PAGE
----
The previews for Steven Spielberg's caper comedy are off the mark one-hundred
percent. I was led to believe that this was a comedy-drama with thrills every
second. I thought it was about the excitement of trying to catch up with a con
man on the loose with the FBI on his tail. Well, "Catch Me if You Can" has such
moments but this is not a thriller or a comedy in the strictest sense of the
words - this is a drama with comical innuendoes. In many ways, it is one of the
nicest surprises of 2002.
Inspired by a true story, Leonardo DiCaprio plays Frank Abagnale, Jr., a
16-year-old teenager with two supposedly loving parents. Christopher Walken
plays Frank Sr., who has trouble maintaining house payments and keeping his wife
faithful. His French wife, Paula (Nathalie Baye), leaves after a divorce
proceeding and Frank Jr. has to choose between the two. Instead, Frank Jr. runs
away. This is after Frank had impersonated a substitute teacher for two weeks at
the very school where he was attending as a student!
At the age of sixteen, Frank Jr. successfully impersonated an airline pilot, a
doctor and a lawyer. During all that time, he forges checks of up to 4 million
dollars, gets to travel all around the world, almost gets married to a naive
nurse, stays in luxurious hotels, eats at the finest restaurants, and fools
everyone along the way with constant variations on his name. But someone is not
so easily fooled. Carl Hanratty (Tom Hanks) is the FBI agent on his trail who is
convinced that the checks being forged are the work of a sixteen-year-old con
man. His foolproof theories are met with initial reluctance by other agents,
particularly when Carl mentions that the routing numbers on the checks are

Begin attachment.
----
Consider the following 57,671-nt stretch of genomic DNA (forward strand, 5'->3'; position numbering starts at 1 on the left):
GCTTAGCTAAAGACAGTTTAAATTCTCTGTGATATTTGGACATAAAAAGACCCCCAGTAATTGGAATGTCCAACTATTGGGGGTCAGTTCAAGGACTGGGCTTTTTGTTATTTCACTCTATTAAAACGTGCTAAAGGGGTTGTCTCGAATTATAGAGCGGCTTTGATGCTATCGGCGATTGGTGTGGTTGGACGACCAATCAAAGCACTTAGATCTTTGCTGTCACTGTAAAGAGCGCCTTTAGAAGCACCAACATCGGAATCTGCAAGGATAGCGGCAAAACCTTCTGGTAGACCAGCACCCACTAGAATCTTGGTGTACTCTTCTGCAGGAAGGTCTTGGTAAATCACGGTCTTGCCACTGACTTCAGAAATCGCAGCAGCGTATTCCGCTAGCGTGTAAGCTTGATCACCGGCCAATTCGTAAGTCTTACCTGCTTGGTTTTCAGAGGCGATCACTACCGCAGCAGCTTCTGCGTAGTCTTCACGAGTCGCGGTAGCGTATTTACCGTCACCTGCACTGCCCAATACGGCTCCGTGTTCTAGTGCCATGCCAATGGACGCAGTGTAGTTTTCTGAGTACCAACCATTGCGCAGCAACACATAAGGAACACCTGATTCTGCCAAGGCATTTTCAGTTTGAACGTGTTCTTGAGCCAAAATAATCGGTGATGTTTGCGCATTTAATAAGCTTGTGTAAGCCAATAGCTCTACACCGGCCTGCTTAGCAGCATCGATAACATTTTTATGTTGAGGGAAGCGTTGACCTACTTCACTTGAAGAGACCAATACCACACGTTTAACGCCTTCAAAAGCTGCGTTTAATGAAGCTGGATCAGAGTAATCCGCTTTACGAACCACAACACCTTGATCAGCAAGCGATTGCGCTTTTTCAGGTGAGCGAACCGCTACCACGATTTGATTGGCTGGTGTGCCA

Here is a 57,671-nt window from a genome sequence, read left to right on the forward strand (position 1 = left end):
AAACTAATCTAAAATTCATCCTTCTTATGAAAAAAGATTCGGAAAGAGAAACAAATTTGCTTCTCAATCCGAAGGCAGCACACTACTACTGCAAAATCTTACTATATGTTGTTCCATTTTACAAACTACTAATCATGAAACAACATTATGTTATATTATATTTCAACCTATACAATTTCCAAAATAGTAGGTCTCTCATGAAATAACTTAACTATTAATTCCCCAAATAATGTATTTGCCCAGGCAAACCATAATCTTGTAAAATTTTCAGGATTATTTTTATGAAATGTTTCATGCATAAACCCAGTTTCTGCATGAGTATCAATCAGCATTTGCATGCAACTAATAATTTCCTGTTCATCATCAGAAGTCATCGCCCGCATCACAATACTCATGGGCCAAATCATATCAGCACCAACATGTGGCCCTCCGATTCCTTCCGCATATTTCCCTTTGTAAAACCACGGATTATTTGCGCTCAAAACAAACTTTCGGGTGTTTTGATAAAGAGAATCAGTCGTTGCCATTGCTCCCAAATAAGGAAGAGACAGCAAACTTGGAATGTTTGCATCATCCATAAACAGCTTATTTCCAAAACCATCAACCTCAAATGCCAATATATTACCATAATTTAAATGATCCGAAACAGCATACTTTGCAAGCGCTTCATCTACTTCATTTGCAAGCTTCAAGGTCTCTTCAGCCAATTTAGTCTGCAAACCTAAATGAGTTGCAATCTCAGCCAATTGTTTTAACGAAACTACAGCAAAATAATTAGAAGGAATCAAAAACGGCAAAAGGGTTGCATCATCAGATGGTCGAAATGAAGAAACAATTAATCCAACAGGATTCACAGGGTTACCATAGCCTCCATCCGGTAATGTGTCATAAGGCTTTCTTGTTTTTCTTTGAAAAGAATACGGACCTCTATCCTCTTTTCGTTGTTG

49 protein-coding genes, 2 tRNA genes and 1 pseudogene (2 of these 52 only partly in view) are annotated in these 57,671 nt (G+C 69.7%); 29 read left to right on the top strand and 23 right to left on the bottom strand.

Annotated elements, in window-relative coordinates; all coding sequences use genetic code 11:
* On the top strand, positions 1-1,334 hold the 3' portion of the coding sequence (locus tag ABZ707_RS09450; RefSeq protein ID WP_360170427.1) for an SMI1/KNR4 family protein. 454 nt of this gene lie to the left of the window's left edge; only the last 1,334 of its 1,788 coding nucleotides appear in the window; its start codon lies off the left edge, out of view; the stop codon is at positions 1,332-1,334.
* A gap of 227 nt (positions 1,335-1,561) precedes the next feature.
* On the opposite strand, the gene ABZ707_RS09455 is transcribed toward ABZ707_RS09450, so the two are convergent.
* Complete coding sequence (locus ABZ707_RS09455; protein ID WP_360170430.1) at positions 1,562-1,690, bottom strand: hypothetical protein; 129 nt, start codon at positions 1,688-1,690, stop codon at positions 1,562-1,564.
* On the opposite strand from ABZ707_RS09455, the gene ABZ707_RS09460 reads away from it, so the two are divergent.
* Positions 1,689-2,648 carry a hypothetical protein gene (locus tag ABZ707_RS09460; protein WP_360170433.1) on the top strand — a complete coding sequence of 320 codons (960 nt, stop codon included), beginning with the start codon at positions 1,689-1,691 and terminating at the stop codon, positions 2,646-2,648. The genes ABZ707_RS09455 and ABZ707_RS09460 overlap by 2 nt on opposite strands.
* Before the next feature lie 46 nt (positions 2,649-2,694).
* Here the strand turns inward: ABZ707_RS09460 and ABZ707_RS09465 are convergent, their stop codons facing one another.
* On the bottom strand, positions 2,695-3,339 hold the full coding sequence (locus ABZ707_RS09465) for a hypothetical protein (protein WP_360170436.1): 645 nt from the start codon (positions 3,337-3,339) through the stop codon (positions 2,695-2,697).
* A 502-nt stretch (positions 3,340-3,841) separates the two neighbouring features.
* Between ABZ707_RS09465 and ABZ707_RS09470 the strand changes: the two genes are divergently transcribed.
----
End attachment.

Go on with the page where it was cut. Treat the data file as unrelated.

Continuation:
indicative of which state Frank is residing in.
Frank's reasoning for his criminal activities is that he wants to help his
father and mother enjoy their lives, offering free flights and free Cadillacs.
Frank Sr. can't be seen with a Cadillac considering he owes the IRS so much
money. Curiously, the opening scenes of Frank Sr. trying to get a loan from a
bank may insinuate that junior's cons are hereditary. Another scene shows Frank
Sr. trying to get a black suit for his son at a dress shop. The shop hasn't
opened for business yet but Frank manages to persuade the owner to open by
holding a gold necklace (he claims she lost it in the parking lot). This trick
is later repeated by junior in other cons.
"Catch Me If You Can" does not easily fit into a thriller mode or a comedy mode
or a dramatic mode. Spielberg seems to be pulling strings everywhere, merely
toying with us and conning us every step of the way. In a way, one can enjoy
Frank's cons and ability to fool people (my favorite moment is when he convinces
Hanratty that he is a Secret Service man) but the film is not merely about
conning. On the other hand, one can see this as a comedy-drama but the comedy is
lightweight (the film is not really meant to be funny) and the drama is directed
not with a sledgehammer of sentimentality (as is sometimes the case with the